Three of every five voters in Oregon and Washington support a regional, high-speed rail line, according to a poll released by proponents of a proposed high-speed rail system to carry passengers from Eugene, Ore., to Vancouver, B.C.
The survey, conducted by California-based FM3 and released by Fast Forward Cascadia, shows that 43% of voters surveyed from the two states strongly support high-speed rail and another 19% somewhat support it. Conversely, a total of 27% either strongly oppose or somewhat oppose a new high-speed rail project.
Rachel Smith, the Seattle Metropolitan Chamber of Commerce president and CEO, said the polling indicates the necessary political support for additional modes of mass transportation in the Pacific Northwest.
The broad proposal to bring high-speed rail to the Pacific corridor has gained broad support in high places. Gov. Jay Inslee has backed the idea, as have the Port of Seattle and a handful of mayors along the proposed route including Seattle Mayor Jenny Durkan. Brad Smith, president of Microsoft; Zillow CEO Rich Barton; Stan Deal, president and CEO of Boeing Commercial Airplanes; and other tech leaders also have backed the concept.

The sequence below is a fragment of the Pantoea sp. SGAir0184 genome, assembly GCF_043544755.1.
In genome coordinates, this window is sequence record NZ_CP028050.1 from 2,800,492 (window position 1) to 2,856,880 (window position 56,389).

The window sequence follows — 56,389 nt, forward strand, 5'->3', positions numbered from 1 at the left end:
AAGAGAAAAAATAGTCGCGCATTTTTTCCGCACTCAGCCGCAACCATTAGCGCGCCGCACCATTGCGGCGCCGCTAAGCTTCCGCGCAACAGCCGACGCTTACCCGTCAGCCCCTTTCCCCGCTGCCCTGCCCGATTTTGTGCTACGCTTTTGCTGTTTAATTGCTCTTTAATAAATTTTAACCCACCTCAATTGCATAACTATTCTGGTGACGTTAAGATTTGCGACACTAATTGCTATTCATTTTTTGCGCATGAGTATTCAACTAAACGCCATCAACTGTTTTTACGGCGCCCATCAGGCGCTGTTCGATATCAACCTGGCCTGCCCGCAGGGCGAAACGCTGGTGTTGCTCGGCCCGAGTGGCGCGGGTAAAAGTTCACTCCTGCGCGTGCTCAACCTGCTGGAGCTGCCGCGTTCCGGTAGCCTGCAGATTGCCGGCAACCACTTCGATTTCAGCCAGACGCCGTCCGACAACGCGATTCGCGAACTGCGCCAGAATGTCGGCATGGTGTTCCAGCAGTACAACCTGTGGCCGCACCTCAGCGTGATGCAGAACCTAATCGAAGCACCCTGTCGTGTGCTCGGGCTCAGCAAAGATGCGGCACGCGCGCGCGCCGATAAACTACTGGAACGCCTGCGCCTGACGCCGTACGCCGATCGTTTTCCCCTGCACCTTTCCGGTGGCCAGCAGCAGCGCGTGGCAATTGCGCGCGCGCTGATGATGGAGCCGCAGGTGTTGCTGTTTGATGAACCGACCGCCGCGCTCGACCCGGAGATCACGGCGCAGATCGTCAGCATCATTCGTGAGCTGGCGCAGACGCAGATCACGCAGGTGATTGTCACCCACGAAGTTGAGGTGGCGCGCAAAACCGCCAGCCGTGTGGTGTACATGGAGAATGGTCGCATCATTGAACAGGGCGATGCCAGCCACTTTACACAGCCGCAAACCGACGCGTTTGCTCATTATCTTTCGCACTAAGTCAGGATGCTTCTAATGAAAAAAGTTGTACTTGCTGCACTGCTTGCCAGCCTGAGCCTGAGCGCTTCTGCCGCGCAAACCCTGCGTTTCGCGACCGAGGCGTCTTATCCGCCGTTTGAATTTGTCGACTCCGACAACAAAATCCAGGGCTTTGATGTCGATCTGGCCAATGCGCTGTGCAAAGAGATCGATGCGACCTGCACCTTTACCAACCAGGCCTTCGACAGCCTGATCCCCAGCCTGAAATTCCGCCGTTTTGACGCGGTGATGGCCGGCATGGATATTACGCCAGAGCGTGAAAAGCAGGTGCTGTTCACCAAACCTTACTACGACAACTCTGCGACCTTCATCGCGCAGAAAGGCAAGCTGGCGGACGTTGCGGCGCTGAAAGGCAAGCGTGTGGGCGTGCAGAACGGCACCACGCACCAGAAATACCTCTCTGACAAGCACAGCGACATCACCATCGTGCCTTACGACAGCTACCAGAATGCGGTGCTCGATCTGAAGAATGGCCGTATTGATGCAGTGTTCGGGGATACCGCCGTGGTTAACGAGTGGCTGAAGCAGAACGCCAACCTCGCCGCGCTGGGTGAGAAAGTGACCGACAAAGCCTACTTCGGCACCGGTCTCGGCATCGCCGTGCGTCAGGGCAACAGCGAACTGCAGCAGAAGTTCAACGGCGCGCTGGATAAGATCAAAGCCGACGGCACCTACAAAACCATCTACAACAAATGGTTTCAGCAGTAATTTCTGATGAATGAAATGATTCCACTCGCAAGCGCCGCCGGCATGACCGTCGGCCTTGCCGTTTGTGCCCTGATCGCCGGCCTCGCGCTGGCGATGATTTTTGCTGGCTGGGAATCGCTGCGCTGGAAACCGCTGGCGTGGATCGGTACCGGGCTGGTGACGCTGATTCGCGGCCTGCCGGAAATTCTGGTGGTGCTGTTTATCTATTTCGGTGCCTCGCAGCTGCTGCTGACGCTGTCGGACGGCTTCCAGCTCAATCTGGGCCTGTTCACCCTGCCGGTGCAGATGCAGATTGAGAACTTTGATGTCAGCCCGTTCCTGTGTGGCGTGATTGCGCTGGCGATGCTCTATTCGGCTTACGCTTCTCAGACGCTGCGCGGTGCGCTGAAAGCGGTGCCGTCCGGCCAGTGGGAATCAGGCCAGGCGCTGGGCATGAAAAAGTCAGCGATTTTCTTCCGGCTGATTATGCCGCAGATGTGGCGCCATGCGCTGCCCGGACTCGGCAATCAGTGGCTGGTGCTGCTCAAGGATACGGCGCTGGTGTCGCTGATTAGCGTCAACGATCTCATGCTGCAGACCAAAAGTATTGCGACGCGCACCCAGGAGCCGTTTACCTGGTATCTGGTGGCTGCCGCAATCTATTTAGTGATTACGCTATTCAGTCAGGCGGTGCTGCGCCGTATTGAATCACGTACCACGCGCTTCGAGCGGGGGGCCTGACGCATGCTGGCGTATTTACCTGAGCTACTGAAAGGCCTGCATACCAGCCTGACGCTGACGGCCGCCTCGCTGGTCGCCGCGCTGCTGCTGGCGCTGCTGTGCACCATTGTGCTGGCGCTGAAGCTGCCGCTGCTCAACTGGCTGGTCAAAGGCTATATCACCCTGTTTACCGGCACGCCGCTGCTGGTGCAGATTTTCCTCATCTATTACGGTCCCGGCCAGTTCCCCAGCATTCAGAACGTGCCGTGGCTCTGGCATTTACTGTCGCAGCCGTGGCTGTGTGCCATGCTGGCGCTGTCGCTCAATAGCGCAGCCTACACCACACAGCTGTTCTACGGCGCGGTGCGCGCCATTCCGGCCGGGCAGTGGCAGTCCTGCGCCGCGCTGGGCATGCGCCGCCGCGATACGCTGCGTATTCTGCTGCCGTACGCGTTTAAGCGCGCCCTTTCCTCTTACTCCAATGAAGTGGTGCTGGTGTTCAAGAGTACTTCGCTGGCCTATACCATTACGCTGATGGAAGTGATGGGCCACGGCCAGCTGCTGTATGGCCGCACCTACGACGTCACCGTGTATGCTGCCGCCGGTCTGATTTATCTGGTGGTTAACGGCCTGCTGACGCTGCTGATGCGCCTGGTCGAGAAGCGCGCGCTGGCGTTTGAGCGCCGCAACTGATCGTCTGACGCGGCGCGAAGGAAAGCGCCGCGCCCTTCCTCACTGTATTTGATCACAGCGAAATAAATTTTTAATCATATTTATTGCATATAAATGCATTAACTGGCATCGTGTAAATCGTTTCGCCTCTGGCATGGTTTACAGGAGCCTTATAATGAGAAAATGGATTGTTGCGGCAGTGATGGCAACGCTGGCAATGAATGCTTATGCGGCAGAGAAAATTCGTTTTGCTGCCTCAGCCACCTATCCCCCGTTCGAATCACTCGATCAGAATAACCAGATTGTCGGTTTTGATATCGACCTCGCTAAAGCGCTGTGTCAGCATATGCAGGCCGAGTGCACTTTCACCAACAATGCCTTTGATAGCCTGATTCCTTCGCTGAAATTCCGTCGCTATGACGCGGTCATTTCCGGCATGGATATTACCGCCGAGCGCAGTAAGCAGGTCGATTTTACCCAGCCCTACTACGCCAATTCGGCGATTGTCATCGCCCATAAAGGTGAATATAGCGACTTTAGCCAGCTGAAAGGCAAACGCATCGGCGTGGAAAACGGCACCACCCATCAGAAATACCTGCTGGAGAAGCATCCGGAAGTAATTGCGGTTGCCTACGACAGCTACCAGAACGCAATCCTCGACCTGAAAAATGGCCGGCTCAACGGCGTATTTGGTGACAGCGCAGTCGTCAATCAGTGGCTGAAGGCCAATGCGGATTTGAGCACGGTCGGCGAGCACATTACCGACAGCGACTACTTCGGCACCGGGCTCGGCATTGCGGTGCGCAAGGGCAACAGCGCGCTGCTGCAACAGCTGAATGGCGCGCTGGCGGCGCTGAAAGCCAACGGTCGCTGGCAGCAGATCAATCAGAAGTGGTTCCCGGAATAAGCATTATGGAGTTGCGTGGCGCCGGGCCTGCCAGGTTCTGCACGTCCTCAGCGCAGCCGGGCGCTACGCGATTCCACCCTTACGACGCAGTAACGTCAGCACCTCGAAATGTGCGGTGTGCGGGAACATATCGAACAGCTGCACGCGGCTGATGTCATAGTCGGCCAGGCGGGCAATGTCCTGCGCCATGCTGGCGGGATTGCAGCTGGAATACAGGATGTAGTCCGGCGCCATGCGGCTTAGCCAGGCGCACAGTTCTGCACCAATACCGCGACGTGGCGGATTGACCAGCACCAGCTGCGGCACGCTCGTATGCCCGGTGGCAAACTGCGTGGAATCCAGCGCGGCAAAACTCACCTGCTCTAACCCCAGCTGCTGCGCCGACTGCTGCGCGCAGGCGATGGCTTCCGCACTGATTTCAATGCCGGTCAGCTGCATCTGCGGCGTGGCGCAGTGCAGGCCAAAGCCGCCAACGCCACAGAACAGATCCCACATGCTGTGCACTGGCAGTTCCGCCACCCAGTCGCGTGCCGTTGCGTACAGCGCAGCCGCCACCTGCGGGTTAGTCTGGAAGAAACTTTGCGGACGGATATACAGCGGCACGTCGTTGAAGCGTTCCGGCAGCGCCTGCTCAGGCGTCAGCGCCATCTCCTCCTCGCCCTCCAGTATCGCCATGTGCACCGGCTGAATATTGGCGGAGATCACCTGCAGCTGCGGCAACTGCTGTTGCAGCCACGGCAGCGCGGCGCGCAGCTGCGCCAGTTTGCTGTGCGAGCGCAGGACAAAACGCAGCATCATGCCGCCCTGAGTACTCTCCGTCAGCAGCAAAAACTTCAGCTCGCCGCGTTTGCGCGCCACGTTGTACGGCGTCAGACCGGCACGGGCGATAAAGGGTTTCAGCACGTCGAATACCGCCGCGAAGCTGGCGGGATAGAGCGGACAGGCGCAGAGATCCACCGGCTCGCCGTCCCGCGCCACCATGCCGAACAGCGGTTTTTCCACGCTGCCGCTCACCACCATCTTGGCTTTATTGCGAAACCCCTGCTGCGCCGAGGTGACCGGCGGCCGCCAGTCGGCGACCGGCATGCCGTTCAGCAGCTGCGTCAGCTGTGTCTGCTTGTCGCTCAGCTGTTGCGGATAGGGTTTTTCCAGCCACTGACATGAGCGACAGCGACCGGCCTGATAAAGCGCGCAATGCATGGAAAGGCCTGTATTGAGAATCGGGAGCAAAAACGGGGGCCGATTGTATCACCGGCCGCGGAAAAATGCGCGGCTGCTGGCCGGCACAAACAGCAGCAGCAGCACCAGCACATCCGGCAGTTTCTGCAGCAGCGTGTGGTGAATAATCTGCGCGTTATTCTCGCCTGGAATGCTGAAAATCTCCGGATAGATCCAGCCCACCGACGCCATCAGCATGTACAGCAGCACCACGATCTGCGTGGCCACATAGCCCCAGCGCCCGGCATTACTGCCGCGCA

In 2019, Microsoft gave $223,667 to study the possibility of building a high-speed rail line connecting Vancouver, B.C., Seattle, and Portland, bringing the company’s total donation to study the feasibility of the idea to $573,667. If completed, trains would hit speeds of 250 mph and carry up to 3.3 million passengers annually in the Pacific Northwest, according to one initial study.
A study completed in 2018 estimated the project cost would range from $24 billion to $42 billion.
Rachel Smith said with the federal government currently willing to pour billions of dollars into Washington’s infrastructure with the new legislation approved by the U.S. Senate, the time to push a project along is now. “There are significant resources becoming available,” she said. “The (decisions) we make now we wish we could have made 20 years ago.”
The poll took place from July 22 through Aug. 3, 2021. FM3 interviewed 1,616 likely voters evenly split between Oregon and Washington, according to its polling data.
Broady, Northwest voters appear highly concerned about traffic, transportation infrastructure, and climate. And they see high-speed rail as a partial solution to those issues, the data indicates.
But any high-speed rail project has considerable hurdles to climb in the U.S., which lacks any high-speed lines similar to the European, Japanese, and Chinese models. Proposals in California and Texas have met with significant political opposition after polling well initially. California’s proposed run from the Bay Area to the Los Angeles basin is hundreds of millions of dollars over budget.
Smith said the backers of the Cascadia line have closely analyzed mistakes made by the other projects and have a good accounting of the potential pitfalls. “We have confidence we can deliver on this project,” she said.